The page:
The rise of major transnational digital technology companies has given governments worldwide regulatory headaches. Whereas traditional companies like banks or airlines could largely be managed by a sector specific regulator, a company like Google raises regulatory questions across areas from taxation to national security, and from advertising to child protection.
Governments are starting to take steps to update and reconfigure their regulatory institutions to cope with these multifaceted giants. As this is happening, however, it is possible that high profile national security and taxation priorities might lead to governments simply not building regulatory structures that can intervene to improve citizen engagement outcomes.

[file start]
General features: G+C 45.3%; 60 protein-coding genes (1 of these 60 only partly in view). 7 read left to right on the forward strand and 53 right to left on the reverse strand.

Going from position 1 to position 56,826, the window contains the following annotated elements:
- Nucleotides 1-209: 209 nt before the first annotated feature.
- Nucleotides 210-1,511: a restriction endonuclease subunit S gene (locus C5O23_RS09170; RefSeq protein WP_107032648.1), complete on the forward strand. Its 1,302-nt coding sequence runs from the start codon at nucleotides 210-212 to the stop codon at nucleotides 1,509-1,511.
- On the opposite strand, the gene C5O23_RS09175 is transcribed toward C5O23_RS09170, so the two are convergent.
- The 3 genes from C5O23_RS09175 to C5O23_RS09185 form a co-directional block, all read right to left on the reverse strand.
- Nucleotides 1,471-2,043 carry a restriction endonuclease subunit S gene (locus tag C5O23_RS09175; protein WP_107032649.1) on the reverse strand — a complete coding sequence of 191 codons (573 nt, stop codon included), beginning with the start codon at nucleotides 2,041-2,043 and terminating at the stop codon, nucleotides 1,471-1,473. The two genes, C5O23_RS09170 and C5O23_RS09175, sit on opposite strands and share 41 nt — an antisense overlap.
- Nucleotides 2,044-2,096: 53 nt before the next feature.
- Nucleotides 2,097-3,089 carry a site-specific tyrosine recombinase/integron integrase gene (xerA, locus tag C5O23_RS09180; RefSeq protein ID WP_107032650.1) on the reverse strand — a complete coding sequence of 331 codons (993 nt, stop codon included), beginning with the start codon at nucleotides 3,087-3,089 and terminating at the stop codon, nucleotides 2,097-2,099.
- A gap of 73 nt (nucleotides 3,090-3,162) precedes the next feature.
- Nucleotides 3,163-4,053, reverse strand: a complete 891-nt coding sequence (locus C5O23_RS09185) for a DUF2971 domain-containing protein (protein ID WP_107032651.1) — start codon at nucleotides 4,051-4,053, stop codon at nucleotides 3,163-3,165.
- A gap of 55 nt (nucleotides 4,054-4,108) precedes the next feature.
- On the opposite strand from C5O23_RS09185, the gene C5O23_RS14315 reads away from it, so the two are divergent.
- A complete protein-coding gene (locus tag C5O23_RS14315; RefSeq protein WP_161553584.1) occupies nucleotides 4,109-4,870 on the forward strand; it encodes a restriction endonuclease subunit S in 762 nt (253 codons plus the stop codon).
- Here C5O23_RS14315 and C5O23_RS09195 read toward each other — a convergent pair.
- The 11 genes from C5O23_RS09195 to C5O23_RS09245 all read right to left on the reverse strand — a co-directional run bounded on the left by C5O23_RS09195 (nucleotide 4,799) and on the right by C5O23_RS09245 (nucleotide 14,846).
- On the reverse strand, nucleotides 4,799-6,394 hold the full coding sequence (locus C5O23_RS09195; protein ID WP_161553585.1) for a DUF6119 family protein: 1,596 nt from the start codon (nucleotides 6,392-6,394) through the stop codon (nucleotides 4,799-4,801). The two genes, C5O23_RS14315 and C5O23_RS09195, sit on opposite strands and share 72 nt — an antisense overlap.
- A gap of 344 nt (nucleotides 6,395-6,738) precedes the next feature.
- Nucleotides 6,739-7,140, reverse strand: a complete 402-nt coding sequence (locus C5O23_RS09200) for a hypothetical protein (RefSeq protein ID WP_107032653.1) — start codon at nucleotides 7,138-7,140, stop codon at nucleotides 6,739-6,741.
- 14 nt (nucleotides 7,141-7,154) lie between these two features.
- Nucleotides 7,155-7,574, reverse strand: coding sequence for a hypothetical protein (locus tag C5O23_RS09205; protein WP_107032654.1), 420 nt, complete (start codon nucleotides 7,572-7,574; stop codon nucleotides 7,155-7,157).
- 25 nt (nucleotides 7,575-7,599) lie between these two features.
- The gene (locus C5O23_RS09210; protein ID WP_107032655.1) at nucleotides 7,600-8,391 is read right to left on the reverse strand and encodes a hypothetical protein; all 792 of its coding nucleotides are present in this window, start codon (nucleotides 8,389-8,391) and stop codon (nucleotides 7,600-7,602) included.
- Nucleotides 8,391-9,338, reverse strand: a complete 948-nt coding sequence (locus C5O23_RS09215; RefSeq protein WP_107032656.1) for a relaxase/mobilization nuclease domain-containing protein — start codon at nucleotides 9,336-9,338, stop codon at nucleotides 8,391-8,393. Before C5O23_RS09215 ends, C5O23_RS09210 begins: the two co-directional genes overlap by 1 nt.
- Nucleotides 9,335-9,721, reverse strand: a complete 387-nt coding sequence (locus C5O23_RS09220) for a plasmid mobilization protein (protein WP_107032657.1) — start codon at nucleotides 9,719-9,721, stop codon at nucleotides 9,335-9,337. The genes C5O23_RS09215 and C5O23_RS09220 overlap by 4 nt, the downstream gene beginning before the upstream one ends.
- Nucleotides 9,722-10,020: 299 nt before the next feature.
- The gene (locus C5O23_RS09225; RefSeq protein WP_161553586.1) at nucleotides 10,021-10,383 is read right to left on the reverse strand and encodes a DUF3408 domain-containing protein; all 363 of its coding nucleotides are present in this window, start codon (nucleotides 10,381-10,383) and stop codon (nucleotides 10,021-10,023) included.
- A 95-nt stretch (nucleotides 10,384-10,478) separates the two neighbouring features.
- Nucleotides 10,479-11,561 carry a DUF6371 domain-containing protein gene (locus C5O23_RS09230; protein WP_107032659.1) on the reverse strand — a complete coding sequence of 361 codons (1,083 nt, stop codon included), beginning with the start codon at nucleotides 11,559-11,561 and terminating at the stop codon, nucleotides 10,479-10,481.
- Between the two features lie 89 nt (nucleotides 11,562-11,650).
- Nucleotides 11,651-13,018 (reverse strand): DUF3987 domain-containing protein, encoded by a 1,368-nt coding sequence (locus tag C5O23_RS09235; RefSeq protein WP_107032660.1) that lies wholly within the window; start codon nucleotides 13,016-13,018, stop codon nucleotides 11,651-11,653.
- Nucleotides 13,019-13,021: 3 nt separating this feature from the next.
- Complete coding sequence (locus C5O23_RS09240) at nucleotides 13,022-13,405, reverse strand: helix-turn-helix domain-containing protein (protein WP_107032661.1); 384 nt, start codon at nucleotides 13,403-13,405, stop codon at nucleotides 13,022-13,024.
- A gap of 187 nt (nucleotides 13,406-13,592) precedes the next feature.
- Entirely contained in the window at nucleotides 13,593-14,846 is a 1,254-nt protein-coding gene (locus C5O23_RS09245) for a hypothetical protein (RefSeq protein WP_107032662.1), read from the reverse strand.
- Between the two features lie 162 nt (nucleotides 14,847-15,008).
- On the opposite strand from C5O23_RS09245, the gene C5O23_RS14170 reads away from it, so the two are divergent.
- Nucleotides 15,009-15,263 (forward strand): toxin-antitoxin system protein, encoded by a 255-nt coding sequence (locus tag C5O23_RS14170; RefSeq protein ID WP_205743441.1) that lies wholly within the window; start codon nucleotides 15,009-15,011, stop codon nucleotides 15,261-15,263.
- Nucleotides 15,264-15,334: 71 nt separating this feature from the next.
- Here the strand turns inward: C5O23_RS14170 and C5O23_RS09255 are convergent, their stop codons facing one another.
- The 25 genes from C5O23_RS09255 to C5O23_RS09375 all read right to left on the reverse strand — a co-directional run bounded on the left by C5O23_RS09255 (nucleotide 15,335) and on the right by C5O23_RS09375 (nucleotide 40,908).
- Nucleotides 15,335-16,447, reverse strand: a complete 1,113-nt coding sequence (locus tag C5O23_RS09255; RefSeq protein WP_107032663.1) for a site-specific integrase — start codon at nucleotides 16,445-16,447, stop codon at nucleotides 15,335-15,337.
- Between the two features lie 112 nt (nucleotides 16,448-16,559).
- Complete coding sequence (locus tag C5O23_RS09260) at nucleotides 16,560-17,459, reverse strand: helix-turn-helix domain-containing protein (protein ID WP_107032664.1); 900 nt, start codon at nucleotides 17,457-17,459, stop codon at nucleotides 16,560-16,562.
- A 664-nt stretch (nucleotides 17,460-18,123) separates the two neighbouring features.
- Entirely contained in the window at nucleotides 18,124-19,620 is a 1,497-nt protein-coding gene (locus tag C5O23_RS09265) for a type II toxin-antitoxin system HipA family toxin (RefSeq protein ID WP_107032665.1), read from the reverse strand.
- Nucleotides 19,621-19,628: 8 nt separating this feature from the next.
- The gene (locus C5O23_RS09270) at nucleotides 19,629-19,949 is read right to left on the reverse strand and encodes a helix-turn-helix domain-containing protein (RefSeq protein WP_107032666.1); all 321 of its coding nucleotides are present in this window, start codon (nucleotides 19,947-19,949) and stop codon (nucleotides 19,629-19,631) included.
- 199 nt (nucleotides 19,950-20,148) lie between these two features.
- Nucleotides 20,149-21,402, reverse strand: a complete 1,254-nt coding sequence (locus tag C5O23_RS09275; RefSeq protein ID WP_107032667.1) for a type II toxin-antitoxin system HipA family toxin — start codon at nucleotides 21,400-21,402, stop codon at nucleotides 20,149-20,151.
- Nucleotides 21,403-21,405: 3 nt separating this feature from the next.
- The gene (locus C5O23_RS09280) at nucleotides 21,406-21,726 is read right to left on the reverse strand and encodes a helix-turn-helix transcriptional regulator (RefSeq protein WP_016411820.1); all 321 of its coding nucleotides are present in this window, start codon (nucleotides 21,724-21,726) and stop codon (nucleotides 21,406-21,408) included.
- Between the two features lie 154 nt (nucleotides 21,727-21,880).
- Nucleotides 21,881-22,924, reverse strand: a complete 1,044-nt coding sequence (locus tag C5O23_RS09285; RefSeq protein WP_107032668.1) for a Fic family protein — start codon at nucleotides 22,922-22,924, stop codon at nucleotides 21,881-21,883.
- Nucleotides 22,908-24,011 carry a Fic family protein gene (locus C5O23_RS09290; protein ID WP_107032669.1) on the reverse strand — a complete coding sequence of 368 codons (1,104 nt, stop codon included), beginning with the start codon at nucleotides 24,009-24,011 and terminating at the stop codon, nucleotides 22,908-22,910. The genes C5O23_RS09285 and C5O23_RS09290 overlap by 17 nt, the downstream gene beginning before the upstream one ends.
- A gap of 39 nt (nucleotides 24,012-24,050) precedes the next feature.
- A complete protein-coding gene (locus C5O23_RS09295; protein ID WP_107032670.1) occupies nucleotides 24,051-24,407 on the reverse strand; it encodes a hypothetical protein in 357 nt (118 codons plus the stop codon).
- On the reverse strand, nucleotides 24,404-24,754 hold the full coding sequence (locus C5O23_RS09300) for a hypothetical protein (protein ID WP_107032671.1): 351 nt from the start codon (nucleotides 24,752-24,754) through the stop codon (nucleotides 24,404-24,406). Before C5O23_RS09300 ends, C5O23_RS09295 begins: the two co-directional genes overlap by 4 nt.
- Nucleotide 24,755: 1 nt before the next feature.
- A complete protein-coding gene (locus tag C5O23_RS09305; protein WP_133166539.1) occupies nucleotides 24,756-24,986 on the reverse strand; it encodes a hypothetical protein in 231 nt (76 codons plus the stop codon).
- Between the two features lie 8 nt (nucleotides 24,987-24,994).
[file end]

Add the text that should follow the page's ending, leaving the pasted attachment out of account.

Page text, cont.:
Without building such structures, governments and citizens could potentially miss out on various benefits, including:
- Giving citizens new and ultra-fluid ways of engaging with power structures from directly within social media platforms (especially where these would not be profitable for the platform companies); and
- The addition of tools and features within major platforms that are specifically deployed to break down and bridge harmful social divides.
As governments and decision makers rebuild their regulatory regimes to cope with this new era, they should challenge the leadership of these regulators to ensure that they (i) employ at least some of the skills required to engage in the citizen engagement space; and (ii) give those institutions remits that extend to improving and safeguarding the quality of interactions between citizens and decision makers, rather than being limited to security, taxation, and market regulation.